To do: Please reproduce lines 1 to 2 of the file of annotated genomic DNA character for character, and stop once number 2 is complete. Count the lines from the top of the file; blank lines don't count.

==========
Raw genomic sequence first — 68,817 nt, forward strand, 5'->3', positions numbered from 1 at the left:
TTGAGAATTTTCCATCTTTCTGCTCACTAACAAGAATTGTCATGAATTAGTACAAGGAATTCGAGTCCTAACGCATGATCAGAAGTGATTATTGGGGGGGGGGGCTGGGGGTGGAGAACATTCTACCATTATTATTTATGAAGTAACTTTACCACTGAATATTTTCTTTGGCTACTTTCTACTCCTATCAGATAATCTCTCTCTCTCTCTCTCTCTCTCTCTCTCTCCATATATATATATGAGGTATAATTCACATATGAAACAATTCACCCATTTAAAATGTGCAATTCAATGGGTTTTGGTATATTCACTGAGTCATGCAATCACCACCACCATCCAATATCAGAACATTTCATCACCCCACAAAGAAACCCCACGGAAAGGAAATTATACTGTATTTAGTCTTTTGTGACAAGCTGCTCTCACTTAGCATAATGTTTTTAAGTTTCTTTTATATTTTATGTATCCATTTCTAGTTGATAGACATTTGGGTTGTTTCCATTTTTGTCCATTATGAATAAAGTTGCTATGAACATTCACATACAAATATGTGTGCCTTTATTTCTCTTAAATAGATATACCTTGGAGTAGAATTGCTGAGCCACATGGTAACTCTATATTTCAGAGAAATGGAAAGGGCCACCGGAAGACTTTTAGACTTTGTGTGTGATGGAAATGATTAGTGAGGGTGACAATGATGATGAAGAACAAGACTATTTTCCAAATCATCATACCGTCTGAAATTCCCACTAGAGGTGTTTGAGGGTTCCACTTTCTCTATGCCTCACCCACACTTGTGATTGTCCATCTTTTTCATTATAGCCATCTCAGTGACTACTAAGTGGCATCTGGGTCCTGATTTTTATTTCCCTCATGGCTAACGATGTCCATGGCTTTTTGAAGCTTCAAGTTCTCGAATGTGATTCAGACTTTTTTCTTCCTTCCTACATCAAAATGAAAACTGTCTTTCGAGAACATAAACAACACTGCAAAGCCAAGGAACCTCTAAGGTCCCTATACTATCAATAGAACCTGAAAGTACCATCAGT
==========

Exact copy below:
Raw genomic sequence first — 68,817 nt, forward strand, 5'->3', positions numbered from 1 at the left:
TTGAGAATTTTCCATCTTTCTGCTCACTAACAAGAATTGTCATGAATTAGTACAAGGAATTCGAGTCCTAACGCATGATCAGAAGTGATTATTGGGGGGGGGGGCTGGGGGTGGAGAACATTCTACCATTATTATTTATGAAGTAACTTTACCACTGAATATTTTCTTTGGCTACTTTCTACTCCTATCAGATAATCTCTCTCTCTCTCTCTCTCTCTCTCTCTCTCCATATATATATATGAGGTATAATTCACATATGAAACAATTCACCCATTTAAAATGTGCAATTCAATGGGTTTTGGTATATTCACTGAGTCATGCAATCACCACCACCATCCAATATCAGAACATTTCATCACCCCACAAAGAAACCCCACGGAAAGGAAATTATACTGTATTTAGTCTTTTGTGACAAGCTGCTCTCACTTAGCATAATGTTTTTAAGTTTCTTTTATATTTTATGTATCCATTTCTAGTTGATAGACATTTGGGTTGTTTCCATTTTTGTCCATTATGAATAAAGTTGCTATGAACATTCACATACAAATATGTGTGCCTTTATTTCTCTTAAATAGATATACCTTGGAGTAGAATTGCTGAGCCACATGGTAACTCTATATTTCAGAGAAATGGAAAGGGCCACCGGAAGACTTTTAGACTTTGTGTGTGATGGAAATGATTAGTGAGGGTGACAATGATGATGAAGAACAAGACTATTTTCCAAATCATCATACCGTCTGAAATTCCCACTAGAGGTGTTTGAGGGTTCCACTTTCTCTATGCCTCACCCACACTTGTGATTGTCCATCTTTTTCATTATAGCCATCTCAGTGACTACTAAGTGGCATCTGGGTCCTGATTTTTATTTCCCTCATGGCTAACGATGTCCATGGCTTTTTGAAGCTTCAAGTTCTCGAATGTGATTCAGACTTTTTTCTTCCTTCCTACATCAAAATGAAAACTGTCTTTCGAGAACATAAACAACACTGCAAAGCCAAGGAACCTCTAAGGTCCCTATACTATCAATAGAACCTGAAAGTACCATCAGT